William F. Felice
Economic rights refer to the right to property, the right to work, and the right to social security. Social rights are those entitlements necessary for an adequate standard of living, including rights to food, housing, health, and education. Since economic rights have a social basis, and social rights have an economic basis, both classifications are considered of equal importance and interdependent. The intellectual and social dimensions of economic and social rights have evolved from at least four spheres: religion, philosophy, politics, and law. Throughout history, individuals and groups debated and accepted obligations to help the needy and prevent suffering. There were both religious and secular dimensions to these undertakings. Early human rights advocates moreover proclaimed an interdependence between civil and political rights and economic and social rights and criticized those who made too sharp a distinction between them. A central debate over economic and social rights relates to their legal validity. Some scholars argue that by their very nature, economic and social rights are not “justiciable.” Another issue is the link between economic and social rights in meeting basic human needs and the alleviation of global poverty. The right to development is also important in debates on economic and social rights, as it attempts to correct the economic distortions left by the legacy of colonial domination. Perhaps the most promising new approach to economic and social rights is Amartya Sen’s capabilities approach, which focuses on what individuals need for adequate functioning.
Feminism has provided some new perspectives to the discourse on human rights over the years. Contemporary feminist scholarship has sought to critique the liberalism on which the conception of formal “equality” in the international human rights laws has been derived on a number of grounds. Two of the most pertinent critiques for this discussion are: the androcentric construction of human rights; and the perpetuation of the false dichotomy between the public and private spheres. This exploration of the relationship between liberalism and women’s human rights constitutes a significant shift in which many feminists had realized that the emphasis on “sameness” with men was limited in its utility. This shift rejected the “sameness” principle of the liberal feminists and brought gender-specific abuses into the mainstream of human rights theory and practice. By gender mainstreaming international institutions and future human rights treaties, specific women’s rights could be defined as human rights more generally. Feminists have since extended their critique of androcentrism and the public–private dichotomy to the study of gender inequalities and economic globalization, which is an important systemic component of structural indivisibility. In particular, the broader women’s human rights movement has come to realize that civil-political liberties and socioeconomic rights are inextricable, though there is disagreement over the exact nature of this relationship.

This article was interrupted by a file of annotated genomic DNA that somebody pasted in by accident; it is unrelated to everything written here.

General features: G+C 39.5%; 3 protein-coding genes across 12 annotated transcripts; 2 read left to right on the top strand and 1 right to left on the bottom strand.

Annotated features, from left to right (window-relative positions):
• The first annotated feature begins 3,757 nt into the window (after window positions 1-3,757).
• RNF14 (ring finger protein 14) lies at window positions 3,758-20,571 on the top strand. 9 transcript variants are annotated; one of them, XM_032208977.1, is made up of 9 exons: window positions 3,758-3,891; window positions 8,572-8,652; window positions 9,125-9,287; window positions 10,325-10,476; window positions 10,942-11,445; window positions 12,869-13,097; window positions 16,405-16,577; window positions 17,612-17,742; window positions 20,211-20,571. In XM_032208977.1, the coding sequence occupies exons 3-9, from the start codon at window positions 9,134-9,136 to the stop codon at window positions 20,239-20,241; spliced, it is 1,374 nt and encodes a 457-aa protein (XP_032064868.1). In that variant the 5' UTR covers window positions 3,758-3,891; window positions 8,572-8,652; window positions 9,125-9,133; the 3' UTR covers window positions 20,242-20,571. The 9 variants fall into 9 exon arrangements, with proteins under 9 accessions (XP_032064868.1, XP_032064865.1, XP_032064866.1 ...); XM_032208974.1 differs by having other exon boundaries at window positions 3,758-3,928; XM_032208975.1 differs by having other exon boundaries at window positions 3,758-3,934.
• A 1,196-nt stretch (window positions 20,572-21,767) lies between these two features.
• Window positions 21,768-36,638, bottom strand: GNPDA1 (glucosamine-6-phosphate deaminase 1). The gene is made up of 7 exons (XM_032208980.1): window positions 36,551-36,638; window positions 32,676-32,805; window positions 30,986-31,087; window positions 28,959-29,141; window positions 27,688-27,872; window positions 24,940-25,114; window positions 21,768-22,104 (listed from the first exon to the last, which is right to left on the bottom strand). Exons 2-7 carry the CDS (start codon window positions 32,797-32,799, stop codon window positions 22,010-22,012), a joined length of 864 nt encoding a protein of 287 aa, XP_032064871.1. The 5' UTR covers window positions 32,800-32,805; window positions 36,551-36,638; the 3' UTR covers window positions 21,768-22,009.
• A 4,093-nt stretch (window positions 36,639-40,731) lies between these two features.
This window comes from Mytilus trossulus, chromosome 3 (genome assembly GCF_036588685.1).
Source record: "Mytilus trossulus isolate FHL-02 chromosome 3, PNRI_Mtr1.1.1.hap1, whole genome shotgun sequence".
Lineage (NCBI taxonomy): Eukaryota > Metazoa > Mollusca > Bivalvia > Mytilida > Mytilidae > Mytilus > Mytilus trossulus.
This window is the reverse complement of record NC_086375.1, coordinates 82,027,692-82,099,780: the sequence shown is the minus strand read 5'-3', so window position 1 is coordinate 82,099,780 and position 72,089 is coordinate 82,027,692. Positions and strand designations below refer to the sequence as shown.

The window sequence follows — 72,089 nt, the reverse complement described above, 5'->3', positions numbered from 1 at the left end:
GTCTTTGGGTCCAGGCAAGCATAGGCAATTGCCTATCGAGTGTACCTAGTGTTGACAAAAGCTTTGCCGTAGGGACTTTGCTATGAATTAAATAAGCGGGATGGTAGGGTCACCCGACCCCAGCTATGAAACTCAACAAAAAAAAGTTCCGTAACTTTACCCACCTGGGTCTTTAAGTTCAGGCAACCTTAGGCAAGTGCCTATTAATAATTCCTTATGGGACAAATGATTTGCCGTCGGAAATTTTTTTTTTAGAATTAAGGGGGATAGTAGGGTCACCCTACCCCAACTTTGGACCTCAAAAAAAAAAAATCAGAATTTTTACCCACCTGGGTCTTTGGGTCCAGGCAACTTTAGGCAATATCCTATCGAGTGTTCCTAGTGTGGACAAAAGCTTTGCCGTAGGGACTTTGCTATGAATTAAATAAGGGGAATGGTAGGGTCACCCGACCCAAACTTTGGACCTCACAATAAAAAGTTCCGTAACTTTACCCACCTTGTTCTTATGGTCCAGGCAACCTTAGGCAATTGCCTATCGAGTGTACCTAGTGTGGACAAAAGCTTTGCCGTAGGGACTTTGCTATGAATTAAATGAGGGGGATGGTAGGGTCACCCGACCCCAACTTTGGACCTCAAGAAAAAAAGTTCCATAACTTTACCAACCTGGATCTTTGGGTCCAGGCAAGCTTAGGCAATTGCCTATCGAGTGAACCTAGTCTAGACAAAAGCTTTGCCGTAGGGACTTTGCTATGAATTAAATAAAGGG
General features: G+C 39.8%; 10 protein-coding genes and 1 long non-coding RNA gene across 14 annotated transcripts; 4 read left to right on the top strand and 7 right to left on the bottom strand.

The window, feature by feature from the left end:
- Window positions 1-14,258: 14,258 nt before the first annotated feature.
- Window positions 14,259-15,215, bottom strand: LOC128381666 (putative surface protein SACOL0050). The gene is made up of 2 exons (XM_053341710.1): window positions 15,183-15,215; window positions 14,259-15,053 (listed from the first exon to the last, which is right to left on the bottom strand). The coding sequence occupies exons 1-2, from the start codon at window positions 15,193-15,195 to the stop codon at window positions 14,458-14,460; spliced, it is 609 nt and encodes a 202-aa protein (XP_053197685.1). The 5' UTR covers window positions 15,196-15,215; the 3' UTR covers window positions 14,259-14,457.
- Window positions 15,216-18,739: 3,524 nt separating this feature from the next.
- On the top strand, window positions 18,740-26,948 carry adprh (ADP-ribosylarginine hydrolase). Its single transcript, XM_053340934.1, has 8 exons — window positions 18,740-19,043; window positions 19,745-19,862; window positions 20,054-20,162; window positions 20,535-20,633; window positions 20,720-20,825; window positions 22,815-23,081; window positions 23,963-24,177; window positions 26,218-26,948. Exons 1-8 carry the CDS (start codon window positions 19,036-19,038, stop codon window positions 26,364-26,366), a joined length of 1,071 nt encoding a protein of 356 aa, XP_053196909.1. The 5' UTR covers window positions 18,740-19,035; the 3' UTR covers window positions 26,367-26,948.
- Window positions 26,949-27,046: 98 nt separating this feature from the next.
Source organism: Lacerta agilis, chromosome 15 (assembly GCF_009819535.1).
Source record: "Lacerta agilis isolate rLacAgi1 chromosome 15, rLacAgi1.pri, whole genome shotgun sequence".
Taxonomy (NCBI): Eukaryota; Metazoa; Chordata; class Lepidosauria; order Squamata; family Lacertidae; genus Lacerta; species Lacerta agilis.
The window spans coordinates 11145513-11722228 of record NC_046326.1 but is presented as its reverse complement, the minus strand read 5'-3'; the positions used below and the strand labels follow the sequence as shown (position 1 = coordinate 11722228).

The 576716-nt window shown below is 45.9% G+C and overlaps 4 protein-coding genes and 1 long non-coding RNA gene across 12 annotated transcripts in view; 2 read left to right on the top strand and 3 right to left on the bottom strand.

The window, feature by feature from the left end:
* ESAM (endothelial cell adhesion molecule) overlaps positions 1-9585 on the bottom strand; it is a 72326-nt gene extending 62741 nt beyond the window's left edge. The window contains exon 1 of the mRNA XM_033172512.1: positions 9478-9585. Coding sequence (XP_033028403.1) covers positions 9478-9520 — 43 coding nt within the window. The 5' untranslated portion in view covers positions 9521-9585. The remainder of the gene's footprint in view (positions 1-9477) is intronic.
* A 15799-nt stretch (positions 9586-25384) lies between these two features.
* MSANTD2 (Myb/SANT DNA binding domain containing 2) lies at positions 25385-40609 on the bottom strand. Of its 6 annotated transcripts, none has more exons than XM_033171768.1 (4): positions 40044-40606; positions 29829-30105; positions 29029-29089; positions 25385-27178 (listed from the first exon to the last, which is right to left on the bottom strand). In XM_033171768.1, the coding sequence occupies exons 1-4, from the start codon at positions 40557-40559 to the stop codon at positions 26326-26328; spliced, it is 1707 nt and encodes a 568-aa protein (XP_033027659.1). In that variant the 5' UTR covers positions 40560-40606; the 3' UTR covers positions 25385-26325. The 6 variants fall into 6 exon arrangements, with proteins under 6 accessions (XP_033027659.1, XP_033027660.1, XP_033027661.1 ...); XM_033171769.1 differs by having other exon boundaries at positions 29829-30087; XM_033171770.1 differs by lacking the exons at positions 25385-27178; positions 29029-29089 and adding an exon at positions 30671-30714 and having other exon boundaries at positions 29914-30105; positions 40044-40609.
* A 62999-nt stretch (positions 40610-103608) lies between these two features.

The modern state’s role vis-à-vis human rights has always been ambiguous. States are the basic guarantors of human rights protections, just as they can be brutal violators of human rights. This basic tension is rooted in the very notion of statehood, and it pervades much of the literature on human rights. As the central organizing principle in international relations, state sovereignty would seem to be antithetical to human rights. Sovereignty, after all, is ultimately about having the last word; it is virtually synonymous with the principle of territorial non-interference. Meanwhile, humanitarian intervention would at first glance seem to be a contravention of state sovereignty. Yet not all observers interpret human rights pressures as a challenge to state sovereignty. Modern states can be highly adaptive, no less so when confronted with human rights demands. One of the principal, if overlooked, ways in which states have adapted to rising global human rights pressures is by creating new institutions. This is reflected in the formation of national human rights institutions (NHRIs): permanent state bodies created to promote and protect human rights domestically. These state institutions are remarkable due to their rapid and widespread proliferation around the world, the extent to which they sometimes represent a strategy of appeasement but nonetheless can be consequential, and their potential for domesticating international human rights standards.
Kevin K W Ip
Distributive justice, in its broadest sense, is about how benefits and burdens ought to be distributed among a set of individuals as a matter of right and entitlement. Political philosophers have traditionally assumed that principles of distributive justice apply only within the bounds of a given political community. However, this assumption has been rigorously challenged in recent years, as evidenced by the recent work on global distributive justice. The focus of this article includes theoretical approaches to the problem of global poverty, special obligations among fellow nationals, and global inequality. In addition to these theoretical debates, students of global distributive justice have paid considerable attention to how certain facts about the global domain might affect the grounds of their normative judgments. Therefore, it is important to focus on the application of distributive justice to certain global issues. These issues include reparations for historic injustice, climate change, transnational trade, and natural-resources ownership. These issues are inevitably global in scope and they tend to have profound impacts on the well-being of individuals around the world.